Day 3: Big Sur to Santa Barbara

Packing up a dew-covered tent and carrying supplies out of the campground (just two trips back and forth this time) made for a rough start for our third morning of Pacific Coast Highway Road Trip Extravaganza 2012.

But our spirits picked up considerably when we stopped at Julia Pfeiffer Burns State Park to see the secluded McWay Falls. The lagoon below is filled with bright, blue water, and a waterfall dropping onto the sand. Cliffs prevent anyone from going down to the beach, however. Anyone traveling through Big Sur should stop for the 10-minute walk and gorgeous photo op.

McWay Falls

Tom playing in the redwoods grove at Julia Pfeiffer Burns State Park.

Big Sur doesn’t disappoint with the number of photo ops available—despite the fog, we made the most of them, taking pictures of the scenery along our drive. Many of my pictures are through the car windows, but we pulled over on quite a few occasions too. I’m sure Tom got tired of me asking him to stop!

Tom was tired of me taking spontaneous pictures of him – he thought I should have a turn in front of the camera!

Before our trip, I had copied the Central Coast section of pages from a library’s copy of a West Coast road food guide. We did stop at a handful of places—though there were of course many more we had hoped to visit (including a place in Castroville, artichoke capital of the world! But that was too far north). Overall though, we stopped at three bakeries—for olallieberry pie in Cambria, brown butter cookies in Cayucos and the best Danish pastries ever in Solvang (for our last day).

Here’s the beach at Cayucos – and that huge rock out in the bay is Morro Rock. Hence the bay is named Morro Bay.

Originally, Day 1 was supposed to have a stop in Santa Barbara and a winery in the area. Of course we ran out of time. But on the way back, we stopped at Rancho Sisquoc Winery about a half hour from Santa Barbara. The drive was along remote, flat farmland, with few other cars along the way. Santa Barbara offers a plentiful wine region, though less known than the more northern Sonoma Valley. Rancho Sisquoc is one of the oldest.

View at Rancho Sisquoc Winery

We passed many little wineries on our drive—I imagine it’d be fun to just map out the area and stop at as many as possible. The women in the small tasting room even gave us a map showing the hundreds of wineries in the area. You’d need a week to visit them all! (Along with plenty of crackers!) Speaking of crackers, the ones at Rancho Sisquoc were delicious—homemade and slightly sweet. We made sure to nibble on quite a few between our six wines. They offer 13 and you get to choose six for tasting. Overwhelmingly, the winery produces reds, which I’m learning to like. All of the ones we tried were delicious, and had we had more time, I would have enjoyed sitting in their picnic area with a glass.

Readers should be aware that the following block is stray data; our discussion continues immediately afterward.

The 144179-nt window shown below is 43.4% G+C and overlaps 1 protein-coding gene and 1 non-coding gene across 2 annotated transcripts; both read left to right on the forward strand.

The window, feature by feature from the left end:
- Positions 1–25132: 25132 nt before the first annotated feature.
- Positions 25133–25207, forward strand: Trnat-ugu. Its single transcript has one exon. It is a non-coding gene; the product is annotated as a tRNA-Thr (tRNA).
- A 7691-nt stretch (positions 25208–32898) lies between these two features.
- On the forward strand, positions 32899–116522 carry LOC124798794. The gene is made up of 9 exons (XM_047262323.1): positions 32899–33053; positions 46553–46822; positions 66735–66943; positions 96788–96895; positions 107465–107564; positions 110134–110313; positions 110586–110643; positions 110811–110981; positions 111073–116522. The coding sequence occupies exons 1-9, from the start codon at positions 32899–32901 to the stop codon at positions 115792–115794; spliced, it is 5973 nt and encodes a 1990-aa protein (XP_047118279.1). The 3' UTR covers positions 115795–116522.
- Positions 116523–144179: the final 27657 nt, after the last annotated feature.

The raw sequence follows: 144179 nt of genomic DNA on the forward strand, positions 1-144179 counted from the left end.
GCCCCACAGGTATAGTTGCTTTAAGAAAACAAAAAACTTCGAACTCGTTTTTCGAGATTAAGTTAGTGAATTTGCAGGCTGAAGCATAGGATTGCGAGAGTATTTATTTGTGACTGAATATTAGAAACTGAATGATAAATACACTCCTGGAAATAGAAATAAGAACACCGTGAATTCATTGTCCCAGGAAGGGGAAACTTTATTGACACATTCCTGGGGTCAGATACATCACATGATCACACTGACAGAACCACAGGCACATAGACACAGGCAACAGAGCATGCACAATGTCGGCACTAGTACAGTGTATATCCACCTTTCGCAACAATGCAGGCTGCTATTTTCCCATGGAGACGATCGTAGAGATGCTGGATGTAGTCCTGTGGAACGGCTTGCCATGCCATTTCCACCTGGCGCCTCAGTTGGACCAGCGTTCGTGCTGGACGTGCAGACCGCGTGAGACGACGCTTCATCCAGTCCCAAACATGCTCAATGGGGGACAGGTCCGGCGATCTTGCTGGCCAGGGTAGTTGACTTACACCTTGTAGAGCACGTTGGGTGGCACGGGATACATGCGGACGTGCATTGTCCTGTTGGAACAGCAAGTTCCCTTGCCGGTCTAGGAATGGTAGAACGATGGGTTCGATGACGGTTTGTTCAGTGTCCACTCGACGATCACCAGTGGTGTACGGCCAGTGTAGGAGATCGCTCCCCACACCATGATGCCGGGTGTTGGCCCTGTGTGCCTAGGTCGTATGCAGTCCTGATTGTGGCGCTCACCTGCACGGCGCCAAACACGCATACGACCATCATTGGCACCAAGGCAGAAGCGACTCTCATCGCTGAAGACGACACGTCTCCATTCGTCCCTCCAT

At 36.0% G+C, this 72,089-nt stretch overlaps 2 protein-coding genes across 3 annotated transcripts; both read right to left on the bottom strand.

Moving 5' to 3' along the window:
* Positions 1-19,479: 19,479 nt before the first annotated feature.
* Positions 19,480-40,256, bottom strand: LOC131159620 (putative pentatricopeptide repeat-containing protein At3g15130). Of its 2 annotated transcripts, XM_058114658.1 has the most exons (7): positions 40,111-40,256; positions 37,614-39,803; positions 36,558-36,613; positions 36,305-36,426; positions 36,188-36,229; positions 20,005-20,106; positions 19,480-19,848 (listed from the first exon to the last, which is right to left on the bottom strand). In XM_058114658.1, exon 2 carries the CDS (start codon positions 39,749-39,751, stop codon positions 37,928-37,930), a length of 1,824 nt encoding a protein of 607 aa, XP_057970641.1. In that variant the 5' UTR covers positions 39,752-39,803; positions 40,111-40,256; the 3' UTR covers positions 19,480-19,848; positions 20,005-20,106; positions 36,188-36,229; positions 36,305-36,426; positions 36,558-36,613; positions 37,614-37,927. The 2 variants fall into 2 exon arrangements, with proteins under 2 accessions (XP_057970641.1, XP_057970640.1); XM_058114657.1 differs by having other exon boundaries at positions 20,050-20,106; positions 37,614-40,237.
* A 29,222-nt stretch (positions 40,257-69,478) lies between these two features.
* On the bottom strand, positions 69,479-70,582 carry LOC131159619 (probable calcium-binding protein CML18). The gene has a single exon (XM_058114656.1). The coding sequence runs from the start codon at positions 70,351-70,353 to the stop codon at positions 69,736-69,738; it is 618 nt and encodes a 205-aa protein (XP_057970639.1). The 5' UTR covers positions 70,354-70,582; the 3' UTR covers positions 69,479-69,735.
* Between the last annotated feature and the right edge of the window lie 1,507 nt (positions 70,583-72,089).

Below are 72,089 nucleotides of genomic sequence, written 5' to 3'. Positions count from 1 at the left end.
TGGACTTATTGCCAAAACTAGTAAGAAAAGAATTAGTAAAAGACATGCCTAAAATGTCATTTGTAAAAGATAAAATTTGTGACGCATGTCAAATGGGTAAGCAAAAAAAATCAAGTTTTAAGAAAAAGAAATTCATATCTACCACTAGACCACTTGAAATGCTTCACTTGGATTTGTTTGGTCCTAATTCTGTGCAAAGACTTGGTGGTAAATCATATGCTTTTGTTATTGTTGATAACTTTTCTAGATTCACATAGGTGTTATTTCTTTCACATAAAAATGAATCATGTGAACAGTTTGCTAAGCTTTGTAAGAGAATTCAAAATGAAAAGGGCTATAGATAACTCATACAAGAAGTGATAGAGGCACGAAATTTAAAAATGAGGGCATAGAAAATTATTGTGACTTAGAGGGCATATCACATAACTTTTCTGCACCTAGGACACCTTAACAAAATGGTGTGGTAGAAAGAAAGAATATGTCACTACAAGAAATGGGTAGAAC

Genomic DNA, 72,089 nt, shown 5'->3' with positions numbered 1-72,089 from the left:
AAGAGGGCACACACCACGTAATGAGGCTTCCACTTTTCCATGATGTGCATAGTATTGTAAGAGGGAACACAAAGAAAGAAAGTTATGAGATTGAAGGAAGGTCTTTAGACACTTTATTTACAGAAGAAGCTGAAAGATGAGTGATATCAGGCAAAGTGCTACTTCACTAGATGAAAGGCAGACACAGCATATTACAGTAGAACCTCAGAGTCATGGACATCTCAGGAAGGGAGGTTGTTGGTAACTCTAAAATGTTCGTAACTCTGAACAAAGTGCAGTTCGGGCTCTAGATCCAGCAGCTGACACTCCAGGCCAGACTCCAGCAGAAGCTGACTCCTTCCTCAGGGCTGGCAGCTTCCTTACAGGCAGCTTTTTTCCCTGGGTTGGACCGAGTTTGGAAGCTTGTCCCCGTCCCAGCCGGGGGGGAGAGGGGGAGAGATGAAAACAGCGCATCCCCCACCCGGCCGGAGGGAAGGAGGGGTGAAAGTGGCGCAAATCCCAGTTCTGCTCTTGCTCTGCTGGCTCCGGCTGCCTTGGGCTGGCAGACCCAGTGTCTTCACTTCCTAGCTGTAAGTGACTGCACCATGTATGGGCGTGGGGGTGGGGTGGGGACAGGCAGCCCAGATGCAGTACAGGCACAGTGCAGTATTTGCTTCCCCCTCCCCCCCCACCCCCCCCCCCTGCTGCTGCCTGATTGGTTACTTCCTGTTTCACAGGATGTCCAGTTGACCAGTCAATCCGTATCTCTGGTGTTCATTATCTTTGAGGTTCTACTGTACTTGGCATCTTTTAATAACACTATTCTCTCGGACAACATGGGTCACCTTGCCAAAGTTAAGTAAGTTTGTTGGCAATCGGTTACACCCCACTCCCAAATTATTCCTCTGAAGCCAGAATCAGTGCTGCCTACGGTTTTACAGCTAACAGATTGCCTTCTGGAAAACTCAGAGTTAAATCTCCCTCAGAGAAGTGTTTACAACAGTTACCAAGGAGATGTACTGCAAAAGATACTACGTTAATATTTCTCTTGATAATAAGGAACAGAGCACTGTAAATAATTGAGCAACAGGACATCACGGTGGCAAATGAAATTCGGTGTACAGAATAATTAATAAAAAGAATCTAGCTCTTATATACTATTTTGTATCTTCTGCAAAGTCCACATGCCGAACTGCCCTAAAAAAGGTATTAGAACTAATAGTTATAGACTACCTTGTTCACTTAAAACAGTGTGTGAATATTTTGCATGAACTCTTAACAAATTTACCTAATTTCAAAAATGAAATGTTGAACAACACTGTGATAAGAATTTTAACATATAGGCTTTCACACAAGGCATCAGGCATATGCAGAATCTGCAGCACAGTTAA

The employees also gave us recommendations for dinner for the night. We decided on Hollister Brewing Co. in Santa Barbara, a very small brewery that only offers their beers at their restaurant—no distribution elsewhere. Of course, we each opted for the sampler trays. We had to try as many brews as we could! They were all great, and Tom was disappointed he couldn’t get their Red anywhere else.

Can’t decide? Try six!

That night, we had planned to go camping. But being chilly and misty outside, and us being worn out from camping the night before (the ground is never as comfortable as you hope), we ended up finding a nearby hotel. Showers won out over saving money!

(Read about Day 1, Day 2 and Day 4 of our four-day Pacific Coast Highway road trip.)

One thought on “Day 3: Big Sur to Santa Barbara

  1. Looks like a lovely trip!

    You should try Term-a-rest air mattresses for your next camping trip. My husband and I use those when we camp and backpack. They easily slim down to pack in a backpack, and surprisingly provide a nice cushion.

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